Even if you choose to use private keys, one could still develop a system where an actor “farms” reputation (or whatever) on that private key without knowing the key and then sells the underlying key later. (e.g., you could setup something that runs in AWS in a secure enclave where you can prove that no one knows the key except the final buyer).

Hence, my suggestion is to replace event Transfer(from, to, id) with:

  • event Attest(to, id) where the from field is taken from the transaction’s from; and
  • event Revoke(to, id) where the from field is taken from the transaction’s from; and

Maybe not a blocker but something to consider: this conflicts with GSN-style transactions (see EIP-2771: Secure Protocol for Native Meta Transactions), where the from field of the transaction is indeed authenticated but meaningless (because it is a relayer, not the original user).

Additionally, I don’t think new events are needed since they don’t directly contribute to the primary goal of this EIP, defining non-transferrable tokens. Improving the traceability of from is a separate issue that does not need to be conflated with this EIP in my opinion.

4 Likes

I think there might be some semantic ambiguity in this thread that might be creating some artificial friction. Namely, I think some people treat the goal as non-transferability (a token cannot move from entity A to entity B in any form). In contrast, others treat the goal as non-separability (a token cannot move separately from Object X, whether the object is an entity or another token).
Non-transferability seems only to be (weakly) possible when bounding directly to an account, but with the tradeoffs of requiring a failsafe transfer mechanism to allow for key management.
Non-separability allows for easier underlying account management but with the tradeoff of allowing for easier transferability that would require out-of-protocol social coordination to prevent.

If I’m reading the room correctly it seems like the prevailing opinion here is that non-separability answers the bulk of the motivation for the initial proposal - so it might be useful to disambiguate and explicitly agree that we’re pursuing non-separability instead of non-transferability for the sake of making progress? :slight_smile:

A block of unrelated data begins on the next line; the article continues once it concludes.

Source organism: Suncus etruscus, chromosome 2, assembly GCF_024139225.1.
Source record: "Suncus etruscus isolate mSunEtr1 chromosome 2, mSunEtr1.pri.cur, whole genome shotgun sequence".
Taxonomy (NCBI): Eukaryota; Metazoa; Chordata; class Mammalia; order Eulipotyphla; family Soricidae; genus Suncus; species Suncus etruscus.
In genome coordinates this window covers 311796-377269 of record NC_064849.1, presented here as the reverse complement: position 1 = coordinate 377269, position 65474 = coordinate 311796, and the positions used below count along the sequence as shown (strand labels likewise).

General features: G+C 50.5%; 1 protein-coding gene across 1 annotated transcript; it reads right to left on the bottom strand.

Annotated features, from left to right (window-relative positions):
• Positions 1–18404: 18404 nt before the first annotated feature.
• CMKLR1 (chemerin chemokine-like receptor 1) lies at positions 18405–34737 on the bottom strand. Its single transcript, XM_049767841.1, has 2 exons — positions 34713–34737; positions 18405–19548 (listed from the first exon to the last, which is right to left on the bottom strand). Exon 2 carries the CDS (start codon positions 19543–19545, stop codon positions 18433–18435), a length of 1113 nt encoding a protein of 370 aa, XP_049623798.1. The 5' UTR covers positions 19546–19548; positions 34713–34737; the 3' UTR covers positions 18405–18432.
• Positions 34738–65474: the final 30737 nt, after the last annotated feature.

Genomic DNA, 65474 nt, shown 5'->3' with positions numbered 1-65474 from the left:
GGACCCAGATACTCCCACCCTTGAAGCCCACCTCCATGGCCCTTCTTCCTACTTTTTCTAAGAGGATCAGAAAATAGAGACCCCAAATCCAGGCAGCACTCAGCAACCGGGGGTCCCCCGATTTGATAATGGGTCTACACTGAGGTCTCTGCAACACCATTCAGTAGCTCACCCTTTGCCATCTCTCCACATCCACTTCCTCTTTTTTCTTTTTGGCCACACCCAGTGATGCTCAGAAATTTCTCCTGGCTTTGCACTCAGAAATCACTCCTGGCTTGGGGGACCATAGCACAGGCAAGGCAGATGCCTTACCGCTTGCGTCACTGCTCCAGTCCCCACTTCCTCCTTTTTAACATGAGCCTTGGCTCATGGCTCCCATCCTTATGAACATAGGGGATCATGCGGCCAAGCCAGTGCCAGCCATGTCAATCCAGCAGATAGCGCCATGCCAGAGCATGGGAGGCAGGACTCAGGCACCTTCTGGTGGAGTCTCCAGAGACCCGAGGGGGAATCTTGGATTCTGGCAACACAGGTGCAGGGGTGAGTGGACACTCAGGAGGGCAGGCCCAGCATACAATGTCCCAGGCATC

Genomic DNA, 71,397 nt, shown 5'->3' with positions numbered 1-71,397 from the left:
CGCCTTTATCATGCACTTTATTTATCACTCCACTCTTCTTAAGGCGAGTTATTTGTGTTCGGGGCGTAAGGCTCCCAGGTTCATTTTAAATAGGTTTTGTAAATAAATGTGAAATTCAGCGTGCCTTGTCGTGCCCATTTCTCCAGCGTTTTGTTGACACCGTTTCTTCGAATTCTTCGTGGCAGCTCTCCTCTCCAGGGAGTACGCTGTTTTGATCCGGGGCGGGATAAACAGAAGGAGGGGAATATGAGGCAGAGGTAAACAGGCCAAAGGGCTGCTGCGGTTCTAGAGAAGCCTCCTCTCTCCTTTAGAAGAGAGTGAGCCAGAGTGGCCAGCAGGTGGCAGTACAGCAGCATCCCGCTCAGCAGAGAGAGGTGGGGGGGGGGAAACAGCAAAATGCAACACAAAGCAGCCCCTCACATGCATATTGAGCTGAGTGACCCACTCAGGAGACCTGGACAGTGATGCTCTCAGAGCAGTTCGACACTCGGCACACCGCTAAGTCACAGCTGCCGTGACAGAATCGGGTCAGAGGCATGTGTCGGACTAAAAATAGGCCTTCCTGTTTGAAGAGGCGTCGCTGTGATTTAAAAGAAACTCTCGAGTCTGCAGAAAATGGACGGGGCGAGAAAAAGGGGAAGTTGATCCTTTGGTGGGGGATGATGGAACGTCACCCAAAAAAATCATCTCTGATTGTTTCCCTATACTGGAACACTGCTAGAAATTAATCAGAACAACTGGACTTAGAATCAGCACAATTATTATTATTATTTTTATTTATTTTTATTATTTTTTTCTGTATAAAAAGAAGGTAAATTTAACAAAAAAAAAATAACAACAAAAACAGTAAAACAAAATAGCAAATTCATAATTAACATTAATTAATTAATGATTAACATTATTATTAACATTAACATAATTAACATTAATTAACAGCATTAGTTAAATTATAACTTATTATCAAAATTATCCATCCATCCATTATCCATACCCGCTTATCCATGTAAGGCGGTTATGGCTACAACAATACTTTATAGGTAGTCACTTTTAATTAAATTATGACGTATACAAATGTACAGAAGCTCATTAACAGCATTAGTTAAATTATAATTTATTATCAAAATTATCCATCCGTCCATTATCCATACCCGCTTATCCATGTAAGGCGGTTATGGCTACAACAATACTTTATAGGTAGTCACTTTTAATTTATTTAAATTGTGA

As long as people are clear about what non-separable tokens are and what they are not I think most use-cases will be met by this design and the ability to bind to things like ENS addresses. If later on we see there’s still an unmet need for strict non-transferability, we’ll design a separate EIP answering this requirement specifically (which as this thread has shown is a much harder problem than might appear on the surface).

Edit:
One point about the ownerOf signature if we want to go the non-separable route is that specing the signature to return address means every ownership check will have to recursively resolve to the current owning address which can get pretty gas-expensive: imagine if I want to check if tomcohen.eth has several ABTs - each ABT will have to resolve who owns tomcohen.eth and return it to me instead of just verifying tomcohen.eth is the owner and me checking what address owns tomcohen.eth (or if tomcohen.eth owns a government-ID ABT and that ID has an ABT itself for my driving licence and the recursion there). Are we sure we want to keep the signature as is? Do we have a more flexible signature we can use instead?

2 Likes

If you want soul binding to NFTs (e.g., ERC-721), then you’ll need to adjust all of the signatures to indicate the ERC-721 token that is the soul. This includes ownerOf as well as both of the events.

Essentially, the binding is to a particular NFT, not to an address. So when you ask who is the owner of soulbound token X, you get back a pointer to an ERC-721 NFT rather than an address. You can then off-chain resolve that to a current owner if your application needs to do that, but if you are just trying to figure out the collection owned by alice.eth then you wouldn’t need to resolve to an address at all (and in fact, alice.eth doesn’t even need to have a resolver setup for this to work).